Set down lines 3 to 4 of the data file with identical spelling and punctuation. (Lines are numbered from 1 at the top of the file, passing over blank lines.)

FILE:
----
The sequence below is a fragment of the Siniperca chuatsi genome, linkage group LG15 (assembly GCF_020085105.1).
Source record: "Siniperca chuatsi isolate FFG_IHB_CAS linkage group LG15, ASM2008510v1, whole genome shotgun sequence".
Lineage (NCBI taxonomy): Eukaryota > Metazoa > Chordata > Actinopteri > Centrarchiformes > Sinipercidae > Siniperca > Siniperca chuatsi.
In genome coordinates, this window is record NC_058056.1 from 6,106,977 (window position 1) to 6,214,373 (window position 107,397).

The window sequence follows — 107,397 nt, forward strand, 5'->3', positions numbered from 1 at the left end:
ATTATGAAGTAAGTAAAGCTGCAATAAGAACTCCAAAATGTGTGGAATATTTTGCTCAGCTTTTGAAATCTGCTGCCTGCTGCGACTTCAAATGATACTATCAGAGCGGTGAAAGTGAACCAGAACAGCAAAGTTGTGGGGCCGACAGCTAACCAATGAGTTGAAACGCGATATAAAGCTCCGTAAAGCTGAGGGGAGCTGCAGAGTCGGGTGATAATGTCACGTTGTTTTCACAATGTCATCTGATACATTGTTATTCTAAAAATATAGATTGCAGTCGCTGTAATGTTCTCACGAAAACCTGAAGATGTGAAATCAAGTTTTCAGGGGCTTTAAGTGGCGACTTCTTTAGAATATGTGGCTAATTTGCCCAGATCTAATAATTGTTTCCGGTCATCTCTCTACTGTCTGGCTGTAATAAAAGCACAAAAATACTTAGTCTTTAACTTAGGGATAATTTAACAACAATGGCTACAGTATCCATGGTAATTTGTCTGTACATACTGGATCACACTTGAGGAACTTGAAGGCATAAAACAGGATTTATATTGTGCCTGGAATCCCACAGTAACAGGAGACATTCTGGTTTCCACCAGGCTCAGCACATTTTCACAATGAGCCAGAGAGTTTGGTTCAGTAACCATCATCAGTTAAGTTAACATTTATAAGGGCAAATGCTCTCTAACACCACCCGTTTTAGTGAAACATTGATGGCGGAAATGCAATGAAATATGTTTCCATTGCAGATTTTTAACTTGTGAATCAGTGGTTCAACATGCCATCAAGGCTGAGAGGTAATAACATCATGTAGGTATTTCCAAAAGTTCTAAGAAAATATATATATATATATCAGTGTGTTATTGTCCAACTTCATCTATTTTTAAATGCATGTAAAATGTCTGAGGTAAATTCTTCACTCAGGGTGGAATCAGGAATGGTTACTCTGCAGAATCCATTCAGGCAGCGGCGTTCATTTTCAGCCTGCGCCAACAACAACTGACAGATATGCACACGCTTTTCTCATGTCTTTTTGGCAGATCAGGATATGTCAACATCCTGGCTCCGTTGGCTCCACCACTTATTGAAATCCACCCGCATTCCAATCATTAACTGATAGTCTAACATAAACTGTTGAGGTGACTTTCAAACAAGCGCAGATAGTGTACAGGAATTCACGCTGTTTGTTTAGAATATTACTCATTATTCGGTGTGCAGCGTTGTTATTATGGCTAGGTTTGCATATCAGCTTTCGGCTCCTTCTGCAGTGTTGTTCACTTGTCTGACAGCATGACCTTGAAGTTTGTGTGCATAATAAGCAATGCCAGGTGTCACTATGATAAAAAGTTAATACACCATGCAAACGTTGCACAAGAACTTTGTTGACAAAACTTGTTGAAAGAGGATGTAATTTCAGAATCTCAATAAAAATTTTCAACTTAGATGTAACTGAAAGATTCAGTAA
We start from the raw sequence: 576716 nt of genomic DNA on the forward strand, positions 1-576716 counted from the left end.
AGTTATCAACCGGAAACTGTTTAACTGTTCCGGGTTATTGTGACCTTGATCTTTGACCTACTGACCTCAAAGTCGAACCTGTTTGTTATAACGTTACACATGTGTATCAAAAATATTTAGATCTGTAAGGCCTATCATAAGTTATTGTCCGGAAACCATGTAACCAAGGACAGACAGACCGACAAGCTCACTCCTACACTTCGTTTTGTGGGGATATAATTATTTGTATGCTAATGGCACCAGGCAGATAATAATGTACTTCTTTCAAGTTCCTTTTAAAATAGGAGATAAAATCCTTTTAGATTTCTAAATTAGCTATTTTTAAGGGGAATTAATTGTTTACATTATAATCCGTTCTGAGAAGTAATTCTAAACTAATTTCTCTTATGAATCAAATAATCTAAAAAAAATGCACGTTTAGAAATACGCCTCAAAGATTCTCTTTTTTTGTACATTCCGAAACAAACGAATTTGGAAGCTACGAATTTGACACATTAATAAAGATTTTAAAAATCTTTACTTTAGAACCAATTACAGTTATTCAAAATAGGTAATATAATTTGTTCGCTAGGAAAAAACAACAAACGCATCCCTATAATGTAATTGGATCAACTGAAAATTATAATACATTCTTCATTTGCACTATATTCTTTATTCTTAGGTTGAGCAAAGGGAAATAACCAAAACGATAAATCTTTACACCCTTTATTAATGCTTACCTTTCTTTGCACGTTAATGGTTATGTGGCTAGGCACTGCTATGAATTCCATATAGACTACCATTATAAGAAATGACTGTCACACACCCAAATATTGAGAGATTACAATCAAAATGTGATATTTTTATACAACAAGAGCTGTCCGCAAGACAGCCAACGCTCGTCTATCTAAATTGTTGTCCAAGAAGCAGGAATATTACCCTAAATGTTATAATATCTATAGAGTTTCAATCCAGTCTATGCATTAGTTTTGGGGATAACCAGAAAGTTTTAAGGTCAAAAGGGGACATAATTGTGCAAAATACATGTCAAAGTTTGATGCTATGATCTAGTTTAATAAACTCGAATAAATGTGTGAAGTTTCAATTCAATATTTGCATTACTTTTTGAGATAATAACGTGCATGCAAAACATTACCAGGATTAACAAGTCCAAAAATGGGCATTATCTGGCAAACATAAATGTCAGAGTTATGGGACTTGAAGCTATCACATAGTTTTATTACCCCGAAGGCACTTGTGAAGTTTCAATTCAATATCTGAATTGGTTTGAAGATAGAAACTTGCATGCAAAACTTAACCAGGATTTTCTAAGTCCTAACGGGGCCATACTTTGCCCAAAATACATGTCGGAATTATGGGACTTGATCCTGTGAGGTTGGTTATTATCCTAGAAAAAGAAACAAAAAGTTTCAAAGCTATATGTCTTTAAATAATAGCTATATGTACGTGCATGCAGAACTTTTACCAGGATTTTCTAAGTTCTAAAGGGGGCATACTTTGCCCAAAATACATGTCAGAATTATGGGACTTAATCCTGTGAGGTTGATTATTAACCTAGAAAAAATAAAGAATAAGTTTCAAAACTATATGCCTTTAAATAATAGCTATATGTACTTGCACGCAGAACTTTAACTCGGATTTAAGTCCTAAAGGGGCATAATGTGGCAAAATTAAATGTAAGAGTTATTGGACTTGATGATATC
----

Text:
Lineage (NCBI taxonomy): Eukaryota > Metazoa > Chordata > Actinopteri > Centrarchiformes > Sinipercidae > Siniperca > Siniperca chuatsi.
In genome coordinates, this window is record NC_058056.1 from 6,106,977 (window position 1) to 6,214,373 (window position 107,397).